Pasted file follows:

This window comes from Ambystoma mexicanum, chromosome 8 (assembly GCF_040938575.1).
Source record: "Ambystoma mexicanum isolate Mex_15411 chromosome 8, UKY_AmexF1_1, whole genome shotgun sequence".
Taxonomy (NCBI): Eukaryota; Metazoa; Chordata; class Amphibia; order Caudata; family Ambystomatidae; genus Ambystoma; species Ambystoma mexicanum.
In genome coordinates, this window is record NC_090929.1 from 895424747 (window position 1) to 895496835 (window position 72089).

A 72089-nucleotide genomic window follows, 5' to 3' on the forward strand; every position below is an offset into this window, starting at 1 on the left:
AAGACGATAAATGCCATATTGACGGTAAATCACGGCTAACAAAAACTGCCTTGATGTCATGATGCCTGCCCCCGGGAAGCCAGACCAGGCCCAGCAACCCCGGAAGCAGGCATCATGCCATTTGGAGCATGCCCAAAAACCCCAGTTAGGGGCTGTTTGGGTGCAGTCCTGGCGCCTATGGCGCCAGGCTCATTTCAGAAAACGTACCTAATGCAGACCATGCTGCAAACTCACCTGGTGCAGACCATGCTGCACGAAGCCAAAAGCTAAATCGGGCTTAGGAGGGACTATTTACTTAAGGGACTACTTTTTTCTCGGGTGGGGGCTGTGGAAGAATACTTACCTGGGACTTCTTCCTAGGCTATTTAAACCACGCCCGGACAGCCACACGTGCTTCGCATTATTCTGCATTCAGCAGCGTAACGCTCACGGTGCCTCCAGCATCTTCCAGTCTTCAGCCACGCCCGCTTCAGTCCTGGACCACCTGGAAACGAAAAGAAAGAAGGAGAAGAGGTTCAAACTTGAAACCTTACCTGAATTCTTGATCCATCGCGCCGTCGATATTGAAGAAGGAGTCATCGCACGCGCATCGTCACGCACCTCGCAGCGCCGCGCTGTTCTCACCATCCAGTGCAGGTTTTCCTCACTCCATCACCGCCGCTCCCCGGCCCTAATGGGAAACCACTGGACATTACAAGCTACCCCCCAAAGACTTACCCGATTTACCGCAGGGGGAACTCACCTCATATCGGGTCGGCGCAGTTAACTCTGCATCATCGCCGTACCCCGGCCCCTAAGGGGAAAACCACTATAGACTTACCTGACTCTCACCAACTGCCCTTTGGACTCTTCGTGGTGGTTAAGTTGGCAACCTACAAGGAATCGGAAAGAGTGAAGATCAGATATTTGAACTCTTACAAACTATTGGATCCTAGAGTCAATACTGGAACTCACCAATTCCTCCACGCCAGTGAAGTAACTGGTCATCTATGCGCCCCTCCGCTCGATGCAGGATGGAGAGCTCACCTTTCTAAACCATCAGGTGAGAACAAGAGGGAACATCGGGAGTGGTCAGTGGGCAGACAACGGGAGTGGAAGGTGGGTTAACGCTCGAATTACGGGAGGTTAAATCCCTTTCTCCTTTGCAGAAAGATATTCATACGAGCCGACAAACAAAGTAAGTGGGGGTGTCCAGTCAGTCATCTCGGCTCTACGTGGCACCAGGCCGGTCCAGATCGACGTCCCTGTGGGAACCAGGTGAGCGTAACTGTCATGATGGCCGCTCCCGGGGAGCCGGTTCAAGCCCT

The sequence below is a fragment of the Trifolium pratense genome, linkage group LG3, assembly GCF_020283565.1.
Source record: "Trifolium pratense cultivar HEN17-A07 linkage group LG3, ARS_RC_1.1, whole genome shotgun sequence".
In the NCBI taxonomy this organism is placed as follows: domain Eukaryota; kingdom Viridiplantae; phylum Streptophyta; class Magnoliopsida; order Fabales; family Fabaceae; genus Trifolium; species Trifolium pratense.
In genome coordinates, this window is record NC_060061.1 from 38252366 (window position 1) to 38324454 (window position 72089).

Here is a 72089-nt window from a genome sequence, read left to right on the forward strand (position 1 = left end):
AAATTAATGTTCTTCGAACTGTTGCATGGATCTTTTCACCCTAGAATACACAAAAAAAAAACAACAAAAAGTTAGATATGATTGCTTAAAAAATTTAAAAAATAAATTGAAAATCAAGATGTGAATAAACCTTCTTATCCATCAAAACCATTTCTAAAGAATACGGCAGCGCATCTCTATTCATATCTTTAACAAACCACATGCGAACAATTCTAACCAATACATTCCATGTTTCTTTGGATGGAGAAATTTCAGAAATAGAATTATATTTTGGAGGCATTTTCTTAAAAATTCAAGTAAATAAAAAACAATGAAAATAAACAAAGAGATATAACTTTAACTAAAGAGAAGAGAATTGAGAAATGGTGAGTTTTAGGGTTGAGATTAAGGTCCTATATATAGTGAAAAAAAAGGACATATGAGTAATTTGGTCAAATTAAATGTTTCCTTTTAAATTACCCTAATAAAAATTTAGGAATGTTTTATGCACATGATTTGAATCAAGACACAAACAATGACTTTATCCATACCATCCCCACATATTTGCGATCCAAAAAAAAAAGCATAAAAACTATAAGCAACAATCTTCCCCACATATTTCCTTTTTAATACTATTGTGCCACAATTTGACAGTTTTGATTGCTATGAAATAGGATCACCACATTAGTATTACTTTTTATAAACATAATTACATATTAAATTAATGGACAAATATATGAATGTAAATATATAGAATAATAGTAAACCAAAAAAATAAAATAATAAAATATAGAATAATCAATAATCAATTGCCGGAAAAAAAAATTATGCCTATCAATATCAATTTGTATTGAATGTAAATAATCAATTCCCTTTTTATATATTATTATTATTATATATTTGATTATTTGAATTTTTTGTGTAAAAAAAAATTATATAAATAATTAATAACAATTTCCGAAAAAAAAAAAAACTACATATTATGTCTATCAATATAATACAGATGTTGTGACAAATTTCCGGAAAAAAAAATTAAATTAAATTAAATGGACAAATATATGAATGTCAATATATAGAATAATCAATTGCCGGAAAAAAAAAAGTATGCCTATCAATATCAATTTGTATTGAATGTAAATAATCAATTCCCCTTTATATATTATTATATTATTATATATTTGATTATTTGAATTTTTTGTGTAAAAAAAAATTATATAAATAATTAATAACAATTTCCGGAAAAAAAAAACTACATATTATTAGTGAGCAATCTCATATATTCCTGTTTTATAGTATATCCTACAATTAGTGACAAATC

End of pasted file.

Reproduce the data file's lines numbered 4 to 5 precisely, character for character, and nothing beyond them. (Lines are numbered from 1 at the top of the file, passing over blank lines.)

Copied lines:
In genome coordinates, this window is record NC_090929.1 from 895424747 (window position 1) to 895496835 (window position 72089).

A 72089-nucleotide genomic window follows, 5' to 3' on the forward strand; every position below is an offset into this window, starting at 1 on the left: